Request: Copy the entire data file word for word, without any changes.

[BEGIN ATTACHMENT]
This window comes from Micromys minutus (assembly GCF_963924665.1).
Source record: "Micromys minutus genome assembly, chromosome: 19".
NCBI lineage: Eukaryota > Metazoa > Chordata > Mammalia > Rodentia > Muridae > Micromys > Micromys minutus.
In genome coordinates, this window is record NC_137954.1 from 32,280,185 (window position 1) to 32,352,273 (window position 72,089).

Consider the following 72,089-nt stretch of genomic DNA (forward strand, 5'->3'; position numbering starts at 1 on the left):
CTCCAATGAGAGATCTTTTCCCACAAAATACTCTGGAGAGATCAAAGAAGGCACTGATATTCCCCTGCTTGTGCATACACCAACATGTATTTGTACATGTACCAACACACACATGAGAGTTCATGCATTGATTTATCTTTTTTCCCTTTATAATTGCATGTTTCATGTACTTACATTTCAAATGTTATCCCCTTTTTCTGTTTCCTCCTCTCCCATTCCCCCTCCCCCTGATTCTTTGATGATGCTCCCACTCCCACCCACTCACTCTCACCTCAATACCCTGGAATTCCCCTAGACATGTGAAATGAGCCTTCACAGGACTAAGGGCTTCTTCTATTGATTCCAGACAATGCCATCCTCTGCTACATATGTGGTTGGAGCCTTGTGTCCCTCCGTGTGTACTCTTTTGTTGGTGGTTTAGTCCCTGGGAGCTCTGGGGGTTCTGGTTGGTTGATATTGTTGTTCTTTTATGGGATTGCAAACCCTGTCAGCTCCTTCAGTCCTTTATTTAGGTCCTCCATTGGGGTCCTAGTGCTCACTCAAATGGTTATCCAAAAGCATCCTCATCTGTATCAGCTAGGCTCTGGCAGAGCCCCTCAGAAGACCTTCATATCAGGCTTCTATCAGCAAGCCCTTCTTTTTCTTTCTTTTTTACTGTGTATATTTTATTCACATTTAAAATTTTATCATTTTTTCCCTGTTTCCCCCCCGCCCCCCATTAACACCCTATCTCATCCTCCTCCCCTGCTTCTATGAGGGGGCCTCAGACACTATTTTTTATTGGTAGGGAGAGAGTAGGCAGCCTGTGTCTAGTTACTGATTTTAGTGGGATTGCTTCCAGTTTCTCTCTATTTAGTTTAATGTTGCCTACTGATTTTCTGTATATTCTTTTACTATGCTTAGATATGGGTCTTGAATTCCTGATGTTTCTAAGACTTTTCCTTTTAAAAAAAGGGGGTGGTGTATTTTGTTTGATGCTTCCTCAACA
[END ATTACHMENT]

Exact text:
This window comes from Micromys minutus (assembly GCF_963924665.1).
Source record: "Micromys minutus genome assembly, chromosome: 19".
NCBI lineage: Eukaryota > Metazoa > Chordata > Mammalia > Rodentia > Muridae > Micromys > Micromys minutus.
In genome coordinates, this window is record NC_137954.1 from 32,280,185 (window position 1) to 32,352,273 (window position 72,089).

Consider the following 72,089-nt stretch of genomic DNA (forward strand, 5'->3'; position numbering starts at 1 on the left):
CTCCAATGAGAGATCTTTTCCCACAAAATACTCTGGAGAGATCAAAGAAGGCACTGATATTCCCCTGCTTGTGCATACACCAACATGTATTTGTACATGTACCAACACACACATGAGAGTTCATGCATTGATTTATCTTTTTTCCCTTTATAATTGCATGTTTCATGTACTTACATTTCAAATGTTATCCCCTTTTTCTGTTTCCTCCTCTCCCATTCCCCCTCCCCCTGATTCTTTGATGATGCTCCCACTCCCACCCACTCACTCTCACCTCAATACCCTGGAATTCCCCTAGACATGTGAAATGAGCCTTCACAGGACTAAGGGCTTCTTCTATTGATTCCAGACAATGCCATCCTCTGCTACATATGTGGTTGGAGCCTTGTGTCCCTCCGTGTGTACTCTTTTGTTGGTGGTTTAGTCCCTGGGAGCTCTGGGGGTTCTGGTTGGTTGATATTGTTGTTCTTTTATGGGATTGCAAACCCTGTCAGCTCCTTCAGTCCTTTATTTAGGTCCTCCATTGGGGTCCTAGTGCTCACTCAAATGGTTATCCAAAAGCATCCTCATCTGTATCAGCTAGGCTCTGGCAGAGCCCCTCAGAAGACCTTCATATCAGGCTTCTATCAGCAAGCCCTTCTTTTTCTTTCTTTTTTACTGTGTATATTTTATTCACATTTAAAATTTTATCATTTTTTCCCTGTTTCCCCCCCGCCCCCCATTAACACCCTATCTCATCCTCCTCCCCTGCTTCTATGAGGGGGCCTCAGACACTATTTTTTATTGGTAGGGAGAGAGTAGGCAGCCTGTGTCTAGTTACTGATTTTAGTGGGATTGCTTCCAGTTTCTCTCTATTTAGTTTAATGTTGCCTACTGATTTTCTGTATATTCTTTTACTATGCTTAGATATGGGTCTTGAATTCCTGATGTTTCTAAGACTTTTCCTTTTAAAAAAAGGGGGTGGTGTATTTTGTTTGATGCTTCCTCAACA